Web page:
Business models are being formed across different sectors. Even if you take consumer lending, you are seeing microfinance grow quite rapidly in rural India, says Mehul Jani, Principal | Fund Manager - Listed Equity, IIFL Asset Management. Excerpts from an interview with ETNOW.
PMS and AIF have been gaining ground with HNIs and fund managers are taking concentrated bets on these. What is the size of the opportunity you are eyeing when you say consumer lending opportunity could be really big for India?
We look at India as three buckets. India-1 is the most affluent part of India. So, 8% or 24 million of India’s households are rich and affluent. This part accounts for 60- 70% of all consumer lending as well as a lot of on the consumer discretionary side. Their per capita income is around $8,000 and there is anecdotal evidence also.
There are 45 million credit cards. The number of demat account holders is 30-35 million. Whether you look at any consumer metric or consumer lending or consumer discretionary side, the number of ACs sold in India seems to be dominating a large part of this consumption.
India-2 is almost double the size of India with about $3,500 per capita income at 40 million households. This bucket is largely untapped because banks, NBFCs in the past had very limited data on these customers. They were not able to lend out to these guys but we are seeing a change. The biggest reform that has happened in the last five years or so is that the available data on these customers has improved; banks and NBFCs can reach out using digital methods to some of the second rung of the pyramid, the middle class of India and offer products there.
How exactly are you playing this theme of financialization of India in your fund? This involves greater penetration of consumption in tier-2, tier-3 cites. Maruti for example has been saying that metros are flat but tier-2, tier-3, tier-4 are having good growth.
Business models are being formed across different sectors. Even if you take consumer lending, you are seeing microfinance grow quite rapidly in the India-3 segment. There are companies like Bandhan, CreditAccess Grameen. A lot of these companies are growing in the India-3 segment.
In the India-2, affordable housing is growing. So companies like Avaas, which we have in our portfolio, are targeting these customers as well. New business models are evolving. With electricity now available in most parts of India, demand for consumer discretionary, consumer durables, electrical appliances are growing. Companies like Crompton, Voltas etc will stand to be beneficiaries of these trends.
When we ask global investors what do they come to India for, there is one thing that sets India apart. It has a huge population which over time can borrow more and consume more. In a way, these two sectors are related in some way. So, consumer lending as well as consumption are intertwined. We have seen the effects of the NBFC crisis over the last one year. As soon as the crisis hit, consumption took a beating as well.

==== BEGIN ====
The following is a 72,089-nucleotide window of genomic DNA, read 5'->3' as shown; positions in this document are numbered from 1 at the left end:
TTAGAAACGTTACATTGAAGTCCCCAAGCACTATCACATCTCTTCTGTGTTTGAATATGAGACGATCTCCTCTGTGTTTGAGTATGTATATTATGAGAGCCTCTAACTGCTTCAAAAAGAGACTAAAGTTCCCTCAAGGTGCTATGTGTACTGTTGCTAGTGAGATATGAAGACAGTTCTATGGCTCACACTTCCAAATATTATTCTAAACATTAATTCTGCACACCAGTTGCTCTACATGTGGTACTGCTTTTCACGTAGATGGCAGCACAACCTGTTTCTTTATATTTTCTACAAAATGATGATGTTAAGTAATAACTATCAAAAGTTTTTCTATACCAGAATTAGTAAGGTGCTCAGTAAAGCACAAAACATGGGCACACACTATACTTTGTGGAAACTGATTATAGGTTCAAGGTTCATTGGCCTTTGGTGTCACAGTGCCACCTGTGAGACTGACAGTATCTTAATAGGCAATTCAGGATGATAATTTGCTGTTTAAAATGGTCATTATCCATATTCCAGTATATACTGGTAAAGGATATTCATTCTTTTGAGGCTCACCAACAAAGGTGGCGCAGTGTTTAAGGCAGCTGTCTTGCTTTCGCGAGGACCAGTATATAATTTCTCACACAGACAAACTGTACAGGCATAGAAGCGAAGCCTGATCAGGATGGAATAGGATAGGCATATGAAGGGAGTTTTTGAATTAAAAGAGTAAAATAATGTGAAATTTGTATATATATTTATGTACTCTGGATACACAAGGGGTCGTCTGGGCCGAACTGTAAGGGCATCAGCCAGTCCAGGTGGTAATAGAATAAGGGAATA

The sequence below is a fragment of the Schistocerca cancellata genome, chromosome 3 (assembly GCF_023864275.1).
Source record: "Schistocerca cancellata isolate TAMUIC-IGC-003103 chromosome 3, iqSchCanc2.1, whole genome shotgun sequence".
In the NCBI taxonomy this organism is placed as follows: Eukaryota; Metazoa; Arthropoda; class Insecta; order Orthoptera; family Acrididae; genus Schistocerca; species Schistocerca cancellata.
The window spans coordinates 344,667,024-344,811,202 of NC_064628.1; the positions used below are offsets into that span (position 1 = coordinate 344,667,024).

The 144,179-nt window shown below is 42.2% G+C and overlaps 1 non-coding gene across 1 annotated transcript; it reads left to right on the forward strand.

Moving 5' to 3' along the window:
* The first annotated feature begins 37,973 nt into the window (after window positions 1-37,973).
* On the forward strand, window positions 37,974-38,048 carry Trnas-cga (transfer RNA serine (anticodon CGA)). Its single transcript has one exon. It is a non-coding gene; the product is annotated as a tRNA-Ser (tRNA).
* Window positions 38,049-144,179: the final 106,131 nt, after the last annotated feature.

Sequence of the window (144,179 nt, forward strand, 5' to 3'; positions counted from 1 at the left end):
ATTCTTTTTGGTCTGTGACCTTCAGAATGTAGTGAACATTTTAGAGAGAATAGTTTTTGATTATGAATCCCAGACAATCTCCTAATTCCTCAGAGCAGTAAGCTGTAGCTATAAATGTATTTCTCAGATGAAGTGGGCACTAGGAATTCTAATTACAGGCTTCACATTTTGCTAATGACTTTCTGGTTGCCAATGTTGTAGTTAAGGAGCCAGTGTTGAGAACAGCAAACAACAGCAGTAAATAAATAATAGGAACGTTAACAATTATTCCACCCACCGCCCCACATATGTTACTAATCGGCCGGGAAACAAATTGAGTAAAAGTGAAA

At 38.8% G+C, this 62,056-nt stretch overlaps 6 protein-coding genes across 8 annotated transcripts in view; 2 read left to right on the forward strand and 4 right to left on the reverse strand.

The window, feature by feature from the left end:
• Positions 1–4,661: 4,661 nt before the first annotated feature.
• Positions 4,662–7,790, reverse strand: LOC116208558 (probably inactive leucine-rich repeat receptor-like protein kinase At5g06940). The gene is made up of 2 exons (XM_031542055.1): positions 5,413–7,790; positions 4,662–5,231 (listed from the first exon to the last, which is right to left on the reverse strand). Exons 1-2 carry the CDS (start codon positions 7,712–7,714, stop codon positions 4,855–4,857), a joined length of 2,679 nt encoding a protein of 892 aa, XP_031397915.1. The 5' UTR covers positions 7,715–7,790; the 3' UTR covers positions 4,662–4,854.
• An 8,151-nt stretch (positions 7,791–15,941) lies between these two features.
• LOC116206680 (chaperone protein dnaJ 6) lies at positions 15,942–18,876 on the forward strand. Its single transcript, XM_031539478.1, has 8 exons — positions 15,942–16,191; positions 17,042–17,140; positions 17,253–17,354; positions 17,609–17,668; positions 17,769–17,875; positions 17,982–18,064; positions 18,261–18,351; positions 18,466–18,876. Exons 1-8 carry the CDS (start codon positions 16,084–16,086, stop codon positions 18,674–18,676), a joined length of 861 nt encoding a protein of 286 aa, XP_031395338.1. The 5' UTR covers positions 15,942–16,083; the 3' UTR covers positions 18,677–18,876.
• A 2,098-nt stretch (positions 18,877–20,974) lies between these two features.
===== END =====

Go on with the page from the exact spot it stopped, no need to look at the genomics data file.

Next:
Your scheme has actually managed to perform the benchmark quite nicely in various periods of time. Tell us what led to this kind of outperformance.
It is down to superior stock selection. We have had a lot of winners from sectors which actually were quite challenged over the last one year. Most of the NBFCs we own are currently sitting at 52-week highs. Even within pharma, we were playing the domestic pharma story which is again a consumption proxy to some extent. Our pharma stocks are again close to 52-week highs and even within industrials, we had better stock selection coming through
I am very curious to know about the SCDV framework. What is it exactly? How have you have formulated this kind of a formula?
We wanted to define what are the kind of companies that we look for and what are the kind of companies that we want to avoid in our portfolio. Clearly in the long run, if you want to deliver greater shareholder returns, you need high ROE with high growth. That is the holy grail. If you get high ROE along with high growth, what we define as high ROE and high growth is north of 15% which has been the long-term ROE of India. Anyone who is delivering higher than that consistently is something that we should look at.
Coincidently most of the sectors that show up there are in financial services, in consumer discretionary, retail, insurance, etc. Those sectors we want to make as a core. The index has about 40% weightage to the secular bucket. We will always be overweight and so between 40% and 60% of our portfolio will be in the secular bucket and quality cyclicals are also important.
Having the balance between secular, cyclical defensive is again key because across the Street, most managers tend to be very biased towards one of these. Some focus on value names in cyclical segment. Some focus on quality in the defensive segment. Some only go for growth and the secular growth drivers. It is important to have a balance because unfortunately investors will only come in after you style has performed and they will face a down cycle after that.
How are you navigating this environment right now? I understand you are in conversation with a new set of investors about the new fund which you guys are planning?
You are referring to the AIF which we are in the process of collecting money for. We launched an AIF last year as well and that time, things were a lot more uncertain. The NBFC crisis had just hit and that time, the worry was how bad will things get over the next 12 months. But fortunately, things have panned out quite well for us. Now the concern is the reverse. Since markets are at all-time highs, is this still the right time to invest? We keep telling investors that invest for the long run. Over a five-year period you will get your returns. Past data shows one should expect between 10% and 15% return.